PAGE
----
22

I like the way Google Earth displays KML as a "scene graph", that is, a tree structure in the left panel.

This allows you to rearrange features in folders, change layer order, etc. via drag-and-drop.

However, this (rather useful) functionality is a bit too basic in Google Earth. For example, google "imports" the KML in its own structure, and if you want to "save back" the changes, you have to manually point to the original file in order to overwrite it.

Also, upon save, Google Earth just overwrites the styles contained in the original file (pretty much what Inkscape does with SVG). That's pretty rude :o(

So, my question is: are there other alternatives, specifically using the Tree View representation with drag-and-drop rearrangement? I don't even need map display (although that would be very useful)

  • So now that Kml Builder is retired, is there another one that will work? ...OR is there a way to just use it stand alone and load in KML/KMZ files to be viewed in Google Earth once edited? Really all I am interested in is a visual editor for the description popup so we can edit the table easily. Because not everyone is a web developer and knows HTML code. – Hardcoal Aug 3 '18 at 15:06
  • If you have a new question, please ask it by clicking the Ask Question button. Include a link to this question if it helps provide context. - From Review – Dan C Aug 3 '18 at 15:37
1

You may have a look at here. In fact NorthGate's Kml Builder WAS a good alternative to GE!

From Northgate's website: Google Earth Plugin has been deprecated to oblivion. Kml Builder is officially retired (does not work) but for historical purposes the download will remain available for a little while longer. http://www.northgates.ca/kmlbuilder/Download/

Kml Builder makes it easy to create and edit KML External link. files to be viewed in Google Earth.

Places you create with Kml Builder can be emailed to your friends or co-workers and can even be published on the Internet or on Intranets for a broader audience.

Anyone who has Google Earth Desktop installed on their computer can open your created KML files with just a mouse click.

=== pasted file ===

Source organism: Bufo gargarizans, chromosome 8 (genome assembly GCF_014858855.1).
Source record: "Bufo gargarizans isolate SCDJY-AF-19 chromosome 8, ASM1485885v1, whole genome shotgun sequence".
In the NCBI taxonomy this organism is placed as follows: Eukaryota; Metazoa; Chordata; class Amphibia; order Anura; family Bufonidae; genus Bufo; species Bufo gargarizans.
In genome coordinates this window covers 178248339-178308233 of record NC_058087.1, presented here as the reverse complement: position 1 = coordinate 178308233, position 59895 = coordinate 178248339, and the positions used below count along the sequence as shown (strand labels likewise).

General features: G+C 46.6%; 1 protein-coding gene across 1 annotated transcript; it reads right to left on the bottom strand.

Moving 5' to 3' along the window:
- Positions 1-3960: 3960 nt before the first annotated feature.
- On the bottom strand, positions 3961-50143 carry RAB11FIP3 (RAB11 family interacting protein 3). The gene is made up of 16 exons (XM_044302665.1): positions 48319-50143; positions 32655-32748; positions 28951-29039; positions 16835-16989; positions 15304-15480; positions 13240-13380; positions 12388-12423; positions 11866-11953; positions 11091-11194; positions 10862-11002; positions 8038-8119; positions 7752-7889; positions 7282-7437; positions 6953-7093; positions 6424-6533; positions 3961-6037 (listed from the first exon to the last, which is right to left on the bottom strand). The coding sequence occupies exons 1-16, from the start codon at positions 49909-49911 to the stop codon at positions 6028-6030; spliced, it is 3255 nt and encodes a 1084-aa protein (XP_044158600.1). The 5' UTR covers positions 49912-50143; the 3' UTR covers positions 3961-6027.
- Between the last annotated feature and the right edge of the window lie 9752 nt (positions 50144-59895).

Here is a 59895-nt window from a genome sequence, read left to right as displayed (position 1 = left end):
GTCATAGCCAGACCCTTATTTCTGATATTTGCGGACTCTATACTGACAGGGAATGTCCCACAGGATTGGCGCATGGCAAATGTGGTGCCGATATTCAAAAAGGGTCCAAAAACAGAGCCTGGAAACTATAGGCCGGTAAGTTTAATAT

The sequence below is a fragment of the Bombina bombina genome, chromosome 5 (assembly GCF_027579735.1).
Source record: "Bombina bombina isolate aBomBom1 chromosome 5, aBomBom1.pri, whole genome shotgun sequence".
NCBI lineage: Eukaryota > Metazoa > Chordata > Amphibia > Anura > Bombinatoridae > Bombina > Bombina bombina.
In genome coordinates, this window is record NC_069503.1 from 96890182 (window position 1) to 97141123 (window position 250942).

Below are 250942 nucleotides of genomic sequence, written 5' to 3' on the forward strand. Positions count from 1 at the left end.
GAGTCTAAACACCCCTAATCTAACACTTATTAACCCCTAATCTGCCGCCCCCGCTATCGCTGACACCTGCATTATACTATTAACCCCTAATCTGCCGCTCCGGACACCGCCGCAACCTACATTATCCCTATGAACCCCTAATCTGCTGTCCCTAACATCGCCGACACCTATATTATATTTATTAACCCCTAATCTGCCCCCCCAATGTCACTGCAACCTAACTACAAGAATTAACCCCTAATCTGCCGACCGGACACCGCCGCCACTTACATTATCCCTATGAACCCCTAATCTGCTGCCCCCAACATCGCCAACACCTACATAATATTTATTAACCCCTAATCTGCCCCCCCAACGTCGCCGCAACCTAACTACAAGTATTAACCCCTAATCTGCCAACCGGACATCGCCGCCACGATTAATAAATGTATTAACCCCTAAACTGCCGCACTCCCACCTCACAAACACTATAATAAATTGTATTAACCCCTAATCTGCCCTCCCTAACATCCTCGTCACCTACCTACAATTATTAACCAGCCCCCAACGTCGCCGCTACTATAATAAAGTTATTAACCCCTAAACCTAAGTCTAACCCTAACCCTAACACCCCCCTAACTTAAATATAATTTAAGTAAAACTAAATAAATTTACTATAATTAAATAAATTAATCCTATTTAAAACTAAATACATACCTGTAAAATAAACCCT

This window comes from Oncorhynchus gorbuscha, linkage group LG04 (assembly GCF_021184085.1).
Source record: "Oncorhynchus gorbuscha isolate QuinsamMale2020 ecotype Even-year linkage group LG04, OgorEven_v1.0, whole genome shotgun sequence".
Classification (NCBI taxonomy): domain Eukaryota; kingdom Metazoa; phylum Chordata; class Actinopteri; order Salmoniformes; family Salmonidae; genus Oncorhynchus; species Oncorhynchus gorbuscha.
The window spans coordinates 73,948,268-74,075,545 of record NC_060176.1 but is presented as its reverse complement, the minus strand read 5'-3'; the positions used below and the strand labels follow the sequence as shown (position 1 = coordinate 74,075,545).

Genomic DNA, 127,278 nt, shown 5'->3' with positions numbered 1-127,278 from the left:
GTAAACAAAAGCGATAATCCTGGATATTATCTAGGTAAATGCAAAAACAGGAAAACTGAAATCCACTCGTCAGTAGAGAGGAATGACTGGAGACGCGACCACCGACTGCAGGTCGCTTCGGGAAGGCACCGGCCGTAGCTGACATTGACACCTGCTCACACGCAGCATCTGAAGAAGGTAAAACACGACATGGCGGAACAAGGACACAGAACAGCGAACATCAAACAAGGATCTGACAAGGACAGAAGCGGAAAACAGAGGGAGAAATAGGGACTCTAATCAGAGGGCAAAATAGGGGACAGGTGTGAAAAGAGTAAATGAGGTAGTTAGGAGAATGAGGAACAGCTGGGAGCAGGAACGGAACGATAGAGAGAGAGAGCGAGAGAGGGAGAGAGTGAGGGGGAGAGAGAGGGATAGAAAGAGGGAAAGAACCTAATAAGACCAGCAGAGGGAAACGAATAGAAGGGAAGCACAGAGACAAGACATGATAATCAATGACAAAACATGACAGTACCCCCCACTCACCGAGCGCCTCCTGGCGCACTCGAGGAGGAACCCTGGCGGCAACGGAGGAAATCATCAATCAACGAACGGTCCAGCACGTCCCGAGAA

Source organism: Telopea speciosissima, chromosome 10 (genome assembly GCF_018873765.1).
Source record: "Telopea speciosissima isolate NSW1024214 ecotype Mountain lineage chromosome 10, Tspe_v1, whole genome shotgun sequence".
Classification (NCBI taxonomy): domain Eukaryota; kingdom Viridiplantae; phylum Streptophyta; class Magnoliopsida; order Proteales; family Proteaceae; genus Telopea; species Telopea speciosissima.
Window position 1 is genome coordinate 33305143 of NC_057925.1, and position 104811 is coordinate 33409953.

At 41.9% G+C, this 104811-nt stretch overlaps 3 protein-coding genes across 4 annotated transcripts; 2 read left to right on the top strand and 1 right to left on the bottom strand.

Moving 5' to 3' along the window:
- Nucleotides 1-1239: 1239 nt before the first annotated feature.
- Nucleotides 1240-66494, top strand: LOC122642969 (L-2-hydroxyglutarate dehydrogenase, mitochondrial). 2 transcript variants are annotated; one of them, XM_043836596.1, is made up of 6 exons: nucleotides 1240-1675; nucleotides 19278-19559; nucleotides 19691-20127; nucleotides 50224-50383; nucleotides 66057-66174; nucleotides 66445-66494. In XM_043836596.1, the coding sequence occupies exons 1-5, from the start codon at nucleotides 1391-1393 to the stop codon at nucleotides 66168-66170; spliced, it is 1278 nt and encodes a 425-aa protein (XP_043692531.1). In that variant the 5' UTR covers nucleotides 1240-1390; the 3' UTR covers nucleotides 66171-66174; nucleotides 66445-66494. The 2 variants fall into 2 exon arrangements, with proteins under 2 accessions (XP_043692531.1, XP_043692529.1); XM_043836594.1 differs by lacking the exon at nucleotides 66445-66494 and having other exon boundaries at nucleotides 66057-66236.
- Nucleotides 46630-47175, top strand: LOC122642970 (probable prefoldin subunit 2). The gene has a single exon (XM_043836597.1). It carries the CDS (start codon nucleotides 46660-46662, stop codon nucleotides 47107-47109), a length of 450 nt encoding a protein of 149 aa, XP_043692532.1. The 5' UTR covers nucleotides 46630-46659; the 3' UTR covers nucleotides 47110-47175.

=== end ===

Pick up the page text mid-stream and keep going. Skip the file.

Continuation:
The Kml Builder 3-D Earth Viewer displays houses, the color of cars, and even the shadows of people and street signs. The degree of resolution available is based somewhat on the points of interest, but most land (except for some islands) is covered in at least 15 meters of resolution. Las Vegas, Nevada and Cambridge, Massachusetts include examples of the highest resolution, at 15 cm (6 inches). Kml Builder allows users to search for addresses (for some countries only), enter coordinates, or simply use the mouse to browse to a location.

You can create Placemark and Shared Style balloons by adding images, pictures, YouTube videos, Flash Macromedia files and Internet links.

Kml Builder is perfect if you plan to capture a trip somewhere on the earth by easily adding geospatial points of interest complete with formatted text and styled pop-up balloons.


Key features of Kml Builder include:

  1. Docked windows in which most windows can be closed.
  2. Drag/drop KML features within the My Places Tree.
  3. Expand/collapse KML feature containers when dragging by dragging over the minus sign to collapse and a container feature text to expand. Just wait a few seconds and voila!
  4. Opening KML and KMZ files by using the File » Open Locally, File » Open From Web submenus or by dragging a file from practically anywhere!
  5. Preview your changes directly in Kml Builder or in Google Earth.
  6. Use in-line or Shared Styles and Style Maps.